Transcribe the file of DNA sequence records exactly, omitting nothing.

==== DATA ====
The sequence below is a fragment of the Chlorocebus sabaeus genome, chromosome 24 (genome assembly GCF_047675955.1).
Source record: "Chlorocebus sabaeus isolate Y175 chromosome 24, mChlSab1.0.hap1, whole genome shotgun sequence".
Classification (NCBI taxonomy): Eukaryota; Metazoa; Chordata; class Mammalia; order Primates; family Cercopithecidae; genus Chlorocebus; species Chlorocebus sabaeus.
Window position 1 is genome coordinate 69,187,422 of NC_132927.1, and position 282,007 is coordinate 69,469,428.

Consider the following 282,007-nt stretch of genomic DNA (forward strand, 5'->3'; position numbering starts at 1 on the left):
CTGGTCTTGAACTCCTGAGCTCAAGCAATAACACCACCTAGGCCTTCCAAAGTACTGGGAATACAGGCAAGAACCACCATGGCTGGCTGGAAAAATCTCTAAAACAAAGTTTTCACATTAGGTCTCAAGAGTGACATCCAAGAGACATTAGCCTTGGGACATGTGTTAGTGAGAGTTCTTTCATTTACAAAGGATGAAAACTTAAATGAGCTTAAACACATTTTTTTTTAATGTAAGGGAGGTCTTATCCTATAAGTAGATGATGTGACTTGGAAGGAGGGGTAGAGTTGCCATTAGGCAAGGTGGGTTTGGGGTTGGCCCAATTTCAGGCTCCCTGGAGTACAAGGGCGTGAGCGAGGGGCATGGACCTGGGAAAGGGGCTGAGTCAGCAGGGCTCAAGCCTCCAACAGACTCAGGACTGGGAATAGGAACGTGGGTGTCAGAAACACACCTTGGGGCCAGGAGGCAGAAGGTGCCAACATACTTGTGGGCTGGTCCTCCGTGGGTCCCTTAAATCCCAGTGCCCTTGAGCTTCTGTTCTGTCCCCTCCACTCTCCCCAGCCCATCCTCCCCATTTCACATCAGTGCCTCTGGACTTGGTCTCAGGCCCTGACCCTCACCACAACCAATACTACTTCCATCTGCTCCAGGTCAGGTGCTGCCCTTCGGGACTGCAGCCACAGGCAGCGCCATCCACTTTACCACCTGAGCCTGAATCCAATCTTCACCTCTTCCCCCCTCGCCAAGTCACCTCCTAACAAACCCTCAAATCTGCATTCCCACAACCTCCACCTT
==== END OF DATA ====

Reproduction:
The sequence below is a fragment of the Chlorocebus sabaeus genome, chromosome 24 (genome assembly GCF_047675955.1).
Source record: "Chlorocebus sabaeus isolate Y175 chromosome 24, mChlSab1.0.hap1, whole genome shotgun sequence".
Classification (NCBI taxonomy): Eukaryota; Metazoa; Chordata; class Mammalia; order Primates; family Cercopithecidae; genus Chlorocebus; species Chlorocebus sabaeus.
Window position 1 is genome coordinate 69,187,422 of NC_132927.1, and position 282,007 is coordinate 69,469,428.

Consider the following 282,007-nt stretch of genomic DNA (forward strand, 5'->3'; position numbering starts at 1 on the left):
CTGGTCTTGAACTCCTGAGCTCAAGCAATAACACCACCTAGGCCTTCCAAAGTACTGGGAATACAGGCAAGAACCACCATGGCTGGCTGGAAAAATCTCTAAAACAAAGTTTTCACATTAGGTCTCAAGAGTGACATCCAAGAGACATTAGCCTTGGGACATGTGTTAGTGAGAGTTCTTTCATTTACAAAGGATGAAAACTTAAATGAGCTTAAACACATTTTTTTTTAATGTAAGGGAGGTCTTATCCTATAAGTAGATGATGTGACTTGGAAGGAGGGGTAGAGTTGCCATTAGGCAAGGTGGGTTTGGGGTTGGCCCAATTTCAGGCTCCCTGGAGTACAAGGGCGTGAGCGAGGGGCATGGACCTGGGAAAGGGGCTGAGTCAGCAGGGCTCAAGCCTCCAACAGACTCAGGACTGGGAATAGGAACGTGGGTGTCAGAAACACACCTTGGGGCCAGGAGGCAGAAGGTGCCAACATACTTGTGGGCTGGTCCTCCGTGGGTCCCTTAAATCCCAGTGCCCTTGAGCTTCTGTTCTGTCCCCTCCACTCTCCCCAGCCCATCCTCCCCATTTCACATCAGTGCCTCTGGACTTGGTCTCAGGCCCTGACCCTCACCACAACCAATACTACTTCCATCTGCTCCAGGTCAGGTGCTGCCCTTCGGGACTGCAGCCACAGGCAGCGCCATCCACTTTACCACCTGAGCCTGAATCCAATCTTCACCTCTTCCCCCCTCGCCAAGTCACCTCCTAACAAACCCTCAAATCTGCATTCCCACAACCTCCACCTT